He’s Gallo again, the hard-to-guard Italian playmaker who can knock down the 3-pointer just as easily as drive to the hoop or even post up. He believes he will fit in quite nicely into new coach Michael Malone’s system.

“The thing I’m focused on is trying to get (this team) back to the same level that the Nuggets were when I got to Denver, when we were going to the playoffs easy. When we were clinching a playoff one or two weeks before the season was over,” said Gallinari, who was acquired in the 2011 blockbuster deal that sent Carmelo Anthony to the New York Knicks. “We need to get back to that level.”

Almost seems so long ago, given that the Nuggets have missed the playoffs two straight seasons after consistently making it for nearly a decade.

Gallinari returned last season for the first time since blowing out his knee in a game on April 4, 2013. His minutes were closely monitored early in the season. He never really got completely on track until late last season, when he averaged 20.5 points over the final 10 contests, including a career-high 47 against Dallas. He’s hoping to carry that kind of confidence this season.

“I’m good to go. I was good to go as soon as the beginning of last year,” Gallinari said. “I was not on the same page with the coach that we had.”

That would be Brian Shaw, who was fired last March after 1 1/2 seasons in charge and going 56-85. Exactly why he wasn’t on the same page with Shaw, well, Gallinari preferred the past remain the past.

“I’m ready to play the new season,” he said. “We need to win games, and get back to the same level we were before.”

Gallinari thinks the Nuggets have the personnel to do just that, especially with a rookie point guard in Emmanuel Mudiay and Gallinari’s knee feeling better than it has in a while. He feels like he has some ground to make up, too, since he said that knee robbed him of some of his prime.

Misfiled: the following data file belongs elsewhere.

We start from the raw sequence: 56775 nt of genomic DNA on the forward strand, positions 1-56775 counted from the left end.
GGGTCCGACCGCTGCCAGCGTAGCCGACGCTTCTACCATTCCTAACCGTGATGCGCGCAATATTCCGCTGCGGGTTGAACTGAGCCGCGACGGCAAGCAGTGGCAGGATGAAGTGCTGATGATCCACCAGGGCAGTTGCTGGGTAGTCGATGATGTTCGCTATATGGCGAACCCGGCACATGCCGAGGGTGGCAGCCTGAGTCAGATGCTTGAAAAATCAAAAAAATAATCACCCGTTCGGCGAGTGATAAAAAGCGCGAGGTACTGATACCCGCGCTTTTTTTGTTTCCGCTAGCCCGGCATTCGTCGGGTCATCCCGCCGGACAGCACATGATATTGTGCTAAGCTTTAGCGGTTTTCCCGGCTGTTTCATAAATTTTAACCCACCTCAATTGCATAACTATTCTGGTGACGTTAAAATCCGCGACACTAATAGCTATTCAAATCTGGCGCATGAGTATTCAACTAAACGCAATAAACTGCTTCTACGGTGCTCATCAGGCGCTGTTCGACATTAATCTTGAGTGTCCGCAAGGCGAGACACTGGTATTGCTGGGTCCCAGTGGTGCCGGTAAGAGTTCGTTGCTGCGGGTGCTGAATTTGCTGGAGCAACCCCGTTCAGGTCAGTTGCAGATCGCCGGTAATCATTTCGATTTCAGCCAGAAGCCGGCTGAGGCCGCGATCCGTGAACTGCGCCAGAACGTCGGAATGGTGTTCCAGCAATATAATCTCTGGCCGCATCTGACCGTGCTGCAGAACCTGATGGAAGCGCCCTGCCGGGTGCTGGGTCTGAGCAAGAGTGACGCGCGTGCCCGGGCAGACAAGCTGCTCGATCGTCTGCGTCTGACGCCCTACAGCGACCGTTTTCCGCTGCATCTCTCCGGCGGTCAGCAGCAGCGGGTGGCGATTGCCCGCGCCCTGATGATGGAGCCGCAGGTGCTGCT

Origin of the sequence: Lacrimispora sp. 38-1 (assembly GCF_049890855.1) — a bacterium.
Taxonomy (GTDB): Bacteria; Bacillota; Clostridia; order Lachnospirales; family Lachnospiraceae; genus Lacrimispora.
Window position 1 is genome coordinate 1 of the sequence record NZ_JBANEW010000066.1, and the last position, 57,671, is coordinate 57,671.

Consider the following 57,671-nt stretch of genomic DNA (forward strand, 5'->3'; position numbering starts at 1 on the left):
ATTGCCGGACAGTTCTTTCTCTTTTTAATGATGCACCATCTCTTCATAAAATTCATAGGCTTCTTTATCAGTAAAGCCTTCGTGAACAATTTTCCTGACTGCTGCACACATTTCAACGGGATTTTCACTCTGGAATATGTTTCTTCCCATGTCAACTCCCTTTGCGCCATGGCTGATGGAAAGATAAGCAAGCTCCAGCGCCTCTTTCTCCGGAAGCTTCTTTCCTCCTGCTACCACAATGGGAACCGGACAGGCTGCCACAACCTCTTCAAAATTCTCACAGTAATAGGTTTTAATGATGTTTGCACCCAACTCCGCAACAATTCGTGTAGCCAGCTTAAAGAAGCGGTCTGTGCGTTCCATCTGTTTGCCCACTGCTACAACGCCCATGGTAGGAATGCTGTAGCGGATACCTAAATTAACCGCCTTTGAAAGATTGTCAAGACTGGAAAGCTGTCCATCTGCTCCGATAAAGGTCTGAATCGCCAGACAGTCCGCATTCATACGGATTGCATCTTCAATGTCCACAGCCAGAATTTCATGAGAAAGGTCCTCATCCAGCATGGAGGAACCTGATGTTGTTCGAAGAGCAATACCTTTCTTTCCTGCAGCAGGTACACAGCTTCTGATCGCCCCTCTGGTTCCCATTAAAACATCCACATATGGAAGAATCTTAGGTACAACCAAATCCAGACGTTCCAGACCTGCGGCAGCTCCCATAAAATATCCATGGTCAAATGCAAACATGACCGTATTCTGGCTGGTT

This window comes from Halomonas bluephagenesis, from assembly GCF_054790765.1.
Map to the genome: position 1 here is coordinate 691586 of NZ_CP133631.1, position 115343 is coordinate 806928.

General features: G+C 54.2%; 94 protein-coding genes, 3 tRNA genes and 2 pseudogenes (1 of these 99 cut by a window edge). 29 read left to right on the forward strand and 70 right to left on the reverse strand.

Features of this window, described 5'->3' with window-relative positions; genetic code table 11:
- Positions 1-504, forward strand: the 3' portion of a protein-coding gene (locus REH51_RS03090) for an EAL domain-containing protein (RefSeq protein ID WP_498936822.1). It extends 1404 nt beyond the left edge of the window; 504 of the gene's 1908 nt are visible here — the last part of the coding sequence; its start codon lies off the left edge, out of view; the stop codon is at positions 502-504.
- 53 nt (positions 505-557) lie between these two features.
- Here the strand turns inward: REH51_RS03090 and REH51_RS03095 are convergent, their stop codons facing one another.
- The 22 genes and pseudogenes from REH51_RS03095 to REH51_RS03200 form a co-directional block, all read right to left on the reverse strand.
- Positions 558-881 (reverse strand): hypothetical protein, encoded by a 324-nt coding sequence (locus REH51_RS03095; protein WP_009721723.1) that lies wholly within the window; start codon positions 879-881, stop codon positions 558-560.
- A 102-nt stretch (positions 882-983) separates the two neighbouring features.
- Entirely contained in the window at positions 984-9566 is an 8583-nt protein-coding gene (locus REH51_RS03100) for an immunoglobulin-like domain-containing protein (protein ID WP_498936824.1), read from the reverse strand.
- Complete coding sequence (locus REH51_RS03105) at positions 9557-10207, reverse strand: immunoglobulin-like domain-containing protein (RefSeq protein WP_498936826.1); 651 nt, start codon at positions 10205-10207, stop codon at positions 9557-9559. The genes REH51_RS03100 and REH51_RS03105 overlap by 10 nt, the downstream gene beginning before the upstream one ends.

“Playing my best basketball right before I got injured,” the 27-year old said. “Now, we’re back to the same level, hopefully better.

“My knee has been feeling great. It felt great last year. Feeling great during the summer. Feeling great now. I just feel good.”

He spent the summer playing for the Italian team at the EuroBasket tournament, where he averaged nearly 18 points a game. In those games, Gallinari saw quite a bit of time at the four spot on the floor, forcing teams to either use a bulkier big man to cover him and risk getting burned on a drive or a smaller player that Gallinari could simply shoot over.

Malone plans to employ a similar type approach, something they discussed over gelato when the coach visited Gallinari in Italy soon after he was hired.

“He’s 6-foot-10. He can handle the ball. He can play pick-and-roll. He can stretch the floor and shoot the 3,” Malone said. “There’s not a lot he can’t do offensively.”

Gallinari wants the responsibility of being the go-to player for the Nuggets this season, especially at crunch time.

“I’ve always been trying to do that, since I came to Denver,” Gallinari said. “That’s what I like to do. I feel good filling those shoes.

“I want to have the ball in my hands. I do want to have the ball in my hands a lot more.”